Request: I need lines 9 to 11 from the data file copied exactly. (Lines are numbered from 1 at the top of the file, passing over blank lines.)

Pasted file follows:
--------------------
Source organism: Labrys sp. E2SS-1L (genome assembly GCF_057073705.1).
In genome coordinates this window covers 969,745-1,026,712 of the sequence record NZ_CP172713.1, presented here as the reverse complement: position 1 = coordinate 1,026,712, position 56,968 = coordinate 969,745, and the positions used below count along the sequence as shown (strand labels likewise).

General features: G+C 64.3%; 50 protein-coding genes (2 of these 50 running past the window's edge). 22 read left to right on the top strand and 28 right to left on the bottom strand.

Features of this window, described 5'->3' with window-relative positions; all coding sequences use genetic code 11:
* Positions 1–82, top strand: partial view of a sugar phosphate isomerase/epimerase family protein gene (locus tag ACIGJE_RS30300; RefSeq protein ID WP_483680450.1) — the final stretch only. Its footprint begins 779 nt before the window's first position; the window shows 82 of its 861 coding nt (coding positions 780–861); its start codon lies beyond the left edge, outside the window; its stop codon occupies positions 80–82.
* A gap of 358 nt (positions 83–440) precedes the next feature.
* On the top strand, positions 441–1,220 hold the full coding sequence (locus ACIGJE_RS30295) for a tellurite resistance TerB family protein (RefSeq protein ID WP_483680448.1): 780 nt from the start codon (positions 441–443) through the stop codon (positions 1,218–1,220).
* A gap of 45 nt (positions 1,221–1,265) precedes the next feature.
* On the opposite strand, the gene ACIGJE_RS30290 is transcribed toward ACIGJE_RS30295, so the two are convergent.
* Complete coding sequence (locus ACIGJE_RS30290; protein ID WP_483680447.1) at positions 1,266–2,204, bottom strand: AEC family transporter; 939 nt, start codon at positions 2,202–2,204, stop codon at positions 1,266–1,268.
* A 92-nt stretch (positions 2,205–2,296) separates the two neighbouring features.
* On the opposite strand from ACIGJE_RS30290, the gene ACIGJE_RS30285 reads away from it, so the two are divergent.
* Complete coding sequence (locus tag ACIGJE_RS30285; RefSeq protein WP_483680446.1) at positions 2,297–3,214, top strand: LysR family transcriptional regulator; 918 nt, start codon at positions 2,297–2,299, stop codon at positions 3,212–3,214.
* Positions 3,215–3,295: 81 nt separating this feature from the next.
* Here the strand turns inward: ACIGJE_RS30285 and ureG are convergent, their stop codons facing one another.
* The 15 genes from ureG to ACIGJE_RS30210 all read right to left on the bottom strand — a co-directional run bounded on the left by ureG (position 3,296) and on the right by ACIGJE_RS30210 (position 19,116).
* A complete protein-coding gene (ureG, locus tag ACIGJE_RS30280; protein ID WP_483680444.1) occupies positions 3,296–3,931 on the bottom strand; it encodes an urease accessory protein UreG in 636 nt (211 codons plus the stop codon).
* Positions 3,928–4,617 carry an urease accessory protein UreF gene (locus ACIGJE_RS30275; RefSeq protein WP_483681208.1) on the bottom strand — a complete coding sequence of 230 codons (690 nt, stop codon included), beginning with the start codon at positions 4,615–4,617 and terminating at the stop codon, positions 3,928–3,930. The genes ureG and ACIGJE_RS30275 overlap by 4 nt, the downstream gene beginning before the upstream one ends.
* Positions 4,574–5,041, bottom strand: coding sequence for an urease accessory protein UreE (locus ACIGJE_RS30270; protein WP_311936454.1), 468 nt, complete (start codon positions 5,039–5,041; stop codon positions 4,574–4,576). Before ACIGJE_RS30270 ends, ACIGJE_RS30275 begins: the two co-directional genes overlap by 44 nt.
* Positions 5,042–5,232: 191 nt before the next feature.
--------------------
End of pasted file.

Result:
* On the opposite strand, the gene ACIGJE_RS30290 is transcribed toward ACIGJE_RS30295, so the two are convergent.
* Complete coding sequence (locus ACIGJE_RS30290; protein ID WP_483680447.1) at positions 1,266–2,204, bottom strand: AEC family transporter; 939 nt, start codon at positions 2,202–2,204, stop codon at positions 1,266–1,268.
* A 92-nt stretch (positions 2,205–2,296) separates the two neighbouring features.